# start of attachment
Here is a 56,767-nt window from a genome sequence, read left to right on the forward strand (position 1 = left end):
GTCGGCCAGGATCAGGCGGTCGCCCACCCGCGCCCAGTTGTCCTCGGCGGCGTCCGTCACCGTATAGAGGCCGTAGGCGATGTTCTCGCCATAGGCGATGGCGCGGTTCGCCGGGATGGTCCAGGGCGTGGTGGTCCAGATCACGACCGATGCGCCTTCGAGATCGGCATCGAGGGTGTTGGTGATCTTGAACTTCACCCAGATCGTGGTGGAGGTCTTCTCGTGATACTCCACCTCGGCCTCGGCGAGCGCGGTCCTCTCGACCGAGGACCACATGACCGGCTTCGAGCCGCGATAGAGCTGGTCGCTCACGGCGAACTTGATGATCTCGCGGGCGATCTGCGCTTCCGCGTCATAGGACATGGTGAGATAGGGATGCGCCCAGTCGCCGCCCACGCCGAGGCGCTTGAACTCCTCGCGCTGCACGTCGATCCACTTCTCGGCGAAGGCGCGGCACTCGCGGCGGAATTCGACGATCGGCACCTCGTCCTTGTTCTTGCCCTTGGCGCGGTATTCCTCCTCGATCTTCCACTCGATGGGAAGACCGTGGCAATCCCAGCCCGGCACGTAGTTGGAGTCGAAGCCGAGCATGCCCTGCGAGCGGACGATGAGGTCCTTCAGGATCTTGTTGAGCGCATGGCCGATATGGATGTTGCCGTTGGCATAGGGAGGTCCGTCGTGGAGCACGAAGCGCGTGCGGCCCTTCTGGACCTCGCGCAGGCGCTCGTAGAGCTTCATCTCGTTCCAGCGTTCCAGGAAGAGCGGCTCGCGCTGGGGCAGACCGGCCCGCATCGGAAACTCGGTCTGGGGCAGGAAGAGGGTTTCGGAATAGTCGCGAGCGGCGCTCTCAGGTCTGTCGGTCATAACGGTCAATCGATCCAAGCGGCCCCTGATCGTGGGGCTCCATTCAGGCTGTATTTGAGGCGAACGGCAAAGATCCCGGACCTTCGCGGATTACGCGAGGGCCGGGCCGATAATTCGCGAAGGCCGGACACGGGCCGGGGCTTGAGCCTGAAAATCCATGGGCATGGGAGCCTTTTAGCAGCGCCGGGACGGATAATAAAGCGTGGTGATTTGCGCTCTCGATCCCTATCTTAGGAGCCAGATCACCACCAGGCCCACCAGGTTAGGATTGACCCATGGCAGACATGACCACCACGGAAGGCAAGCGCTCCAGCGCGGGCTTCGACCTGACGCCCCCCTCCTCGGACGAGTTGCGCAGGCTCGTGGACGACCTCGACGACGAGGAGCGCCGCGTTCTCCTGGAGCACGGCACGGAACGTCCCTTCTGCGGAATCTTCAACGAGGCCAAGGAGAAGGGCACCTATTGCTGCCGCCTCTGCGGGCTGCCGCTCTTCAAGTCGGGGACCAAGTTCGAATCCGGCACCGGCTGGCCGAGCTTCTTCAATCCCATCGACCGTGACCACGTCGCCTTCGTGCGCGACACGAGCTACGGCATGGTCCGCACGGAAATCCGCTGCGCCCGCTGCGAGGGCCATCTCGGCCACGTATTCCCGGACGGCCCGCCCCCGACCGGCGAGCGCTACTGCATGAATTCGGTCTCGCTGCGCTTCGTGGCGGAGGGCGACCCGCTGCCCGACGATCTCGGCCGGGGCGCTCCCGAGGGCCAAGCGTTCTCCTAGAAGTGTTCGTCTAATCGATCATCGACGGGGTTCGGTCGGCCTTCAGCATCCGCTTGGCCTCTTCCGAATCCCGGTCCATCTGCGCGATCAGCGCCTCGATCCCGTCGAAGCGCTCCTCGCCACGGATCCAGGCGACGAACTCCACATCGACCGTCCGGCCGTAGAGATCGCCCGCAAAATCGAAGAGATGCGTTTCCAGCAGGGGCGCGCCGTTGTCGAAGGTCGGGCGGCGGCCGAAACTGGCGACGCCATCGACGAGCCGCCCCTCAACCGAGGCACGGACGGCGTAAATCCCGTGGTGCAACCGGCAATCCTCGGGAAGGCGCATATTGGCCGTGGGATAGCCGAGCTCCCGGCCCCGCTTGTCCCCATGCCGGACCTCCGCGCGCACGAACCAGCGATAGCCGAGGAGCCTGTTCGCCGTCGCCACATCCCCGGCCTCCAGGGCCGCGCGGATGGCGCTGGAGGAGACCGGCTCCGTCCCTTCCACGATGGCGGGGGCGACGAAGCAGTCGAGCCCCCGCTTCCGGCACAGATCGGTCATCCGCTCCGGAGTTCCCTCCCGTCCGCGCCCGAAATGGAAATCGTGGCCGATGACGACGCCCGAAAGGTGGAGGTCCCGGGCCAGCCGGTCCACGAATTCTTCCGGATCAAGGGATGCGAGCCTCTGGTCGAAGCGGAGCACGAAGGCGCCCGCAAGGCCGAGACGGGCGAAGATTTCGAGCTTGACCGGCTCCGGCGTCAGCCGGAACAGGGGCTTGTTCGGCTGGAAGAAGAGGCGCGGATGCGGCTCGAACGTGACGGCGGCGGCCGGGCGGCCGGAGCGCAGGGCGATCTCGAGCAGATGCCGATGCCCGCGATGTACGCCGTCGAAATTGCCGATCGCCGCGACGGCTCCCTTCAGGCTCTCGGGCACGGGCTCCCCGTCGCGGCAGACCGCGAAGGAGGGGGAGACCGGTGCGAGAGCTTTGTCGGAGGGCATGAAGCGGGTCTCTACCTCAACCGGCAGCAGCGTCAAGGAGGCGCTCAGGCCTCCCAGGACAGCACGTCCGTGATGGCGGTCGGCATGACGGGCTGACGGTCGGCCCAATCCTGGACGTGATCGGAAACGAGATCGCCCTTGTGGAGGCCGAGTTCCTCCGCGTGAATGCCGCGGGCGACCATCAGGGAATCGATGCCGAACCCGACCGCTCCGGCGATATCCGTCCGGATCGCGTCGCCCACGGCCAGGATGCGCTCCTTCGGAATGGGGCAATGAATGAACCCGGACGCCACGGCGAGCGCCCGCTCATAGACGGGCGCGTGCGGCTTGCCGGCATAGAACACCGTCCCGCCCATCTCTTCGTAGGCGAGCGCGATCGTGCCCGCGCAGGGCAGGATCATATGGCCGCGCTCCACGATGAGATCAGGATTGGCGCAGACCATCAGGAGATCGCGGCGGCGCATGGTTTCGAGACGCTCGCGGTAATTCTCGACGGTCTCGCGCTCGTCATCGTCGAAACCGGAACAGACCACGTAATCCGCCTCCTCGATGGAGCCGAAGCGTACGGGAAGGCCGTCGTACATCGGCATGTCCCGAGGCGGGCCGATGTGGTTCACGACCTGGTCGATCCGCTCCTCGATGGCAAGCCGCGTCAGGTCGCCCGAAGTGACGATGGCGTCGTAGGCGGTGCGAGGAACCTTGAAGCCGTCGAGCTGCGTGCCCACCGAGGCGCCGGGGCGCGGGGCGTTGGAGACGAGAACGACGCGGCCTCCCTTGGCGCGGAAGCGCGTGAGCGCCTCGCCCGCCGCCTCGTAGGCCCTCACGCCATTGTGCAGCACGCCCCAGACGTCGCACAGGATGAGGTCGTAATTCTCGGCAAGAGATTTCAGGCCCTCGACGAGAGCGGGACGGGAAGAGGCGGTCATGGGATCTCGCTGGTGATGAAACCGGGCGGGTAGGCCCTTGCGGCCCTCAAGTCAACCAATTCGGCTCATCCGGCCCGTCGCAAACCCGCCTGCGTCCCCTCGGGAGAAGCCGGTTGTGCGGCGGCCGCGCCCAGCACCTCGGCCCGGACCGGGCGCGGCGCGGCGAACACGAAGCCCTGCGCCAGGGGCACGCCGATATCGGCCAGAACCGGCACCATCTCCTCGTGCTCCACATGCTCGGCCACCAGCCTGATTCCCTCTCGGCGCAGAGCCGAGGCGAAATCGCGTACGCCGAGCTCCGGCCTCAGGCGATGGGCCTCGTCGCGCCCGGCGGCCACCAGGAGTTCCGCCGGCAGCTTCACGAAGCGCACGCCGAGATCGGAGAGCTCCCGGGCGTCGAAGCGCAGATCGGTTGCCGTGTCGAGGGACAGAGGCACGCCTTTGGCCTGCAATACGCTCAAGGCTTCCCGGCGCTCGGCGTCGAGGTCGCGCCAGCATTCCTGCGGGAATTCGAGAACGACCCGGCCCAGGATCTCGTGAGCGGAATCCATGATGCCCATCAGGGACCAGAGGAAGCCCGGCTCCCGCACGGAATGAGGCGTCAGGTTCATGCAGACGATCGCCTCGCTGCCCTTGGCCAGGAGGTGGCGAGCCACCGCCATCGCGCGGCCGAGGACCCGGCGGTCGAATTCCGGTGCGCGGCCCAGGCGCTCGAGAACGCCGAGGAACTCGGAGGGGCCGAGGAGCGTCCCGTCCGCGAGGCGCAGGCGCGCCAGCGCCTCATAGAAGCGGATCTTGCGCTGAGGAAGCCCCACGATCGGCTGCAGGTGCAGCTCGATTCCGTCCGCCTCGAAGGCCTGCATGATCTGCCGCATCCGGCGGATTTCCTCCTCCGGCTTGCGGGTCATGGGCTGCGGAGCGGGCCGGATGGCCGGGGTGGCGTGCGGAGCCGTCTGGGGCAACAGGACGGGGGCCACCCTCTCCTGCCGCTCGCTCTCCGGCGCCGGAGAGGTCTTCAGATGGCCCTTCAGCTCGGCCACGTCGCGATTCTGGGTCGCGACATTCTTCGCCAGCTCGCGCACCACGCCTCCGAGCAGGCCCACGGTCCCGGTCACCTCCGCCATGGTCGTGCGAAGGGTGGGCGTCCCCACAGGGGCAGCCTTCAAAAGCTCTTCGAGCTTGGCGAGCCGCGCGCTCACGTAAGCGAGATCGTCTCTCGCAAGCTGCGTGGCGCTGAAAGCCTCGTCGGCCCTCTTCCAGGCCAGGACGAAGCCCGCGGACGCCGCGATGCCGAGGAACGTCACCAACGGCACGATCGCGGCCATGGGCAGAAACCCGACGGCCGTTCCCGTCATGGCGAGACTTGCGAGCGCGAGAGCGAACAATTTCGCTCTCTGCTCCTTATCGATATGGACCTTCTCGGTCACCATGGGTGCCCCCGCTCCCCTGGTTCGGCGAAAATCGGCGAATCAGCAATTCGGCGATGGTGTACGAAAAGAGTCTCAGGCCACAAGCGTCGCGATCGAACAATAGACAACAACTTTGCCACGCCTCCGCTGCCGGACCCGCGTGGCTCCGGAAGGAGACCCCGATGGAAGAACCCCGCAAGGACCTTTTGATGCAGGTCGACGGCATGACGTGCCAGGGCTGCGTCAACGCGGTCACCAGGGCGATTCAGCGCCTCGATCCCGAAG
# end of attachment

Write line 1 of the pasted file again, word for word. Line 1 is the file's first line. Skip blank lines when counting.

Here is a 56,767-nt window from a genome sequence, read left to right on the forward strand (position 1 = left end):